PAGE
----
Magical Imaginary Child
Chihei Hatakeyama, Japan’s ambient auteur of all things light and airy, has been fairly busy of late, pouring out sunbeamed sub bass radiation and a host of space pads since 2008. His most acclaimed works probably remain those on the esteemed Hibernate label, concillatorily ‘The River’ for quenching a periodic state of the year’s unease. But by and large, Hatakeyama has pulled in new ears on every new record, and here he’s joined by the very able and revolvently contrasting Farewell Poetry styles of Federico Durand.
Durand I’d like to state is not a member of Farewell Poetry, but this ideology – of mistaken identity, of transcendent stylish mane, blossoms the individuality of both collaborators into a delightfully tranquil hotchpotch. There are also shadows of David Tagg’s ‘Waist Deep Seas Of Milk’ about the whole (some) affair, a lush bathe in absorbent honeydew drones.
The first sound you hear on this lp, Magical Imaginary Child is a careful tone float, a quintessence chord, stapled together with that gentle field recordist touch both artists carve from the bark. The last melody contrariwise creates a sense of essential ascendance.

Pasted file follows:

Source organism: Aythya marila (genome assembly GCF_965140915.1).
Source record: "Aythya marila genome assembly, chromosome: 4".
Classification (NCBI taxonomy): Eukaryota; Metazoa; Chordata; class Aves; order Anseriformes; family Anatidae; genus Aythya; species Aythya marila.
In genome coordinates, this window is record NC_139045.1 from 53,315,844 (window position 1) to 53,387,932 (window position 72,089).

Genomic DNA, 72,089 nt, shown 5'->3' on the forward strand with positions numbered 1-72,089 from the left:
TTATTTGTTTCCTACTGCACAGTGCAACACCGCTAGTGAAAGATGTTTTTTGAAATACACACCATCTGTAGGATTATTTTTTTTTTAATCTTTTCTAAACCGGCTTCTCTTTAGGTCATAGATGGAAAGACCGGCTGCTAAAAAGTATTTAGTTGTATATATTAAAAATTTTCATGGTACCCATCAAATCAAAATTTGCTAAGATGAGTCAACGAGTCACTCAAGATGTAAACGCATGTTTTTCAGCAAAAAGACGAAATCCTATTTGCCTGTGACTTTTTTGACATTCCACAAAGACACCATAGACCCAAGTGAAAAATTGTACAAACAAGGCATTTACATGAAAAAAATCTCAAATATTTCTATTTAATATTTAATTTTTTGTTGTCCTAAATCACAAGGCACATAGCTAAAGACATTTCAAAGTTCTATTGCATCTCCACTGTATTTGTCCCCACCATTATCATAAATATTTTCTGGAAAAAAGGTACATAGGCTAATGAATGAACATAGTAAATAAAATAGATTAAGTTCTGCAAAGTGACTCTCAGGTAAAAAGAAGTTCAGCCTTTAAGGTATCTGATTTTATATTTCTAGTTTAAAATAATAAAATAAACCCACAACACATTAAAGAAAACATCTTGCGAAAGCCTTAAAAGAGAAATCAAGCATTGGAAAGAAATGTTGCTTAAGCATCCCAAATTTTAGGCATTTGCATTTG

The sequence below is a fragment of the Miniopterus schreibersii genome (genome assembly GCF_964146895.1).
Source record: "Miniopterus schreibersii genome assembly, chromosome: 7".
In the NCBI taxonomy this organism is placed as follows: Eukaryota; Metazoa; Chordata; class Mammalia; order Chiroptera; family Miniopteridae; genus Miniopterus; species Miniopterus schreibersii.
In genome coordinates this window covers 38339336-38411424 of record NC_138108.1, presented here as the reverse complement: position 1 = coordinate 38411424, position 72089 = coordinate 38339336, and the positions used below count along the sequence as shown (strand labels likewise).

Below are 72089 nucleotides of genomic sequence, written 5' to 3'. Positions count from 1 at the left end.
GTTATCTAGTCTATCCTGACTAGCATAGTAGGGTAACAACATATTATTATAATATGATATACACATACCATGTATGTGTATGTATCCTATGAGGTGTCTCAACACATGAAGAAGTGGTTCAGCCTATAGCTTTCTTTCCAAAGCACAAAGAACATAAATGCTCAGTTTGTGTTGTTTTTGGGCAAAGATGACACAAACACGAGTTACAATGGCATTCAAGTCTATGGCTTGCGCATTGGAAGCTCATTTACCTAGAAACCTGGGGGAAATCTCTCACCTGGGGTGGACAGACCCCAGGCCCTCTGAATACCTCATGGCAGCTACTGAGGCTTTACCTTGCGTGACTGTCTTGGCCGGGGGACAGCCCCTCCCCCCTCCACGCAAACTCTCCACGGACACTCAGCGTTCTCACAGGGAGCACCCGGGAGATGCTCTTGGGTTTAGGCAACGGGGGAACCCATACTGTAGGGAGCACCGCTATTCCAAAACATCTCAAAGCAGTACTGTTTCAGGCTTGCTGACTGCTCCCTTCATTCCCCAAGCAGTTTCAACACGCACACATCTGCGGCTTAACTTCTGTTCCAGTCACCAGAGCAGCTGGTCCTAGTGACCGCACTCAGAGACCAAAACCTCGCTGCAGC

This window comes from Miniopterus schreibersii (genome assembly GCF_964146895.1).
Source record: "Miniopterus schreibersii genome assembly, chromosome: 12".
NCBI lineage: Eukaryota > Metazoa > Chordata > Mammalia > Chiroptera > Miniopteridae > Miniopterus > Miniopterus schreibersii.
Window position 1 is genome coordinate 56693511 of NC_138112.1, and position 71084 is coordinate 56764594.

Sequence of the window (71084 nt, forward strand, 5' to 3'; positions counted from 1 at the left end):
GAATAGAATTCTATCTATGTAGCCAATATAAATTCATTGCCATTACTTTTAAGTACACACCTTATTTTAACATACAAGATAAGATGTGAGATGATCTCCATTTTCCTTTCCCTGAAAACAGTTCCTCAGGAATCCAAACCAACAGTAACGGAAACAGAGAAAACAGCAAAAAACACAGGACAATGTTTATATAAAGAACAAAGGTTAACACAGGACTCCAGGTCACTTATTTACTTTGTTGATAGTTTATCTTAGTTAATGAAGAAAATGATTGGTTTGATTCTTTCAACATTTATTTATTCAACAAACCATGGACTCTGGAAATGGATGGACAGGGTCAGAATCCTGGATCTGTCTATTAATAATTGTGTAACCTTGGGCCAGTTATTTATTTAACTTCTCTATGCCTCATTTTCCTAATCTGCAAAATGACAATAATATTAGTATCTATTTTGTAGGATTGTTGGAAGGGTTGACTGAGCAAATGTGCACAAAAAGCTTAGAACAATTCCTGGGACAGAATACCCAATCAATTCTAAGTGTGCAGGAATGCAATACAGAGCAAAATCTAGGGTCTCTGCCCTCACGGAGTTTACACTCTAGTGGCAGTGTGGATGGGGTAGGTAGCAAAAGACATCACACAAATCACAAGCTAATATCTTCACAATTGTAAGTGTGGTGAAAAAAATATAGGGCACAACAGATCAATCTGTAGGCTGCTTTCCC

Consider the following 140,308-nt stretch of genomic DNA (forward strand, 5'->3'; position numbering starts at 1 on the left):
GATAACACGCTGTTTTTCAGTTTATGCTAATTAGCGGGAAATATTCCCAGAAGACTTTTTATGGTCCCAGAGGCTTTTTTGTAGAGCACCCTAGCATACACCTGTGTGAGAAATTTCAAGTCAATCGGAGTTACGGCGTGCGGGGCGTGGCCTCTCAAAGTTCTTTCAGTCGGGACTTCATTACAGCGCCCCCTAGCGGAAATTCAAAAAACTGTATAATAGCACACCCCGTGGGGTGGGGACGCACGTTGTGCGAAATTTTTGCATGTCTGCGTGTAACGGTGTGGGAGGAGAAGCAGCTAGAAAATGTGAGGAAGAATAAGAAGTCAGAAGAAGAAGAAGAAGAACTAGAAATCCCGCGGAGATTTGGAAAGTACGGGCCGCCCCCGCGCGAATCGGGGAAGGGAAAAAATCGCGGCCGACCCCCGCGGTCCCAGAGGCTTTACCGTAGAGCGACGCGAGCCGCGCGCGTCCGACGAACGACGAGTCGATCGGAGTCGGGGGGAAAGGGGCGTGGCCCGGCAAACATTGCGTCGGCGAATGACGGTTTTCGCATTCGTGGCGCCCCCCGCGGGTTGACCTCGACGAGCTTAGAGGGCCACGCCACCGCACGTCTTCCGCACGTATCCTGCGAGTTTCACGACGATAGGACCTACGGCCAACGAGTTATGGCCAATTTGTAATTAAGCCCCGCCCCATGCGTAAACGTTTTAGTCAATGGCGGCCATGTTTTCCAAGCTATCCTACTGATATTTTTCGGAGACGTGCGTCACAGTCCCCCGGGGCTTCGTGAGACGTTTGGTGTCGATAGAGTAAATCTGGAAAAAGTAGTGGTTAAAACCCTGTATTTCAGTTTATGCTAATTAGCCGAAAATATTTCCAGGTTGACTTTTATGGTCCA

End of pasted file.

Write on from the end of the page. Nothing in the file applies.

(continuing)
Instead of wonderfully raggedy, ‘Magical Imaginary Child’ is wilfully astral, applying a sensuous approach to tone and texture. A tone ripples like a bicep of the World’s Supplest Organism competition, Hatakeyama and Durand shaping promising verses that fade with the penny being dropped. Whether that child is imaginary we may know, and whether this music is greatly interesting we may know as well. In magic, never is a truer word spoken; the ultimate paradox, and the ultimate reason for musical adventure.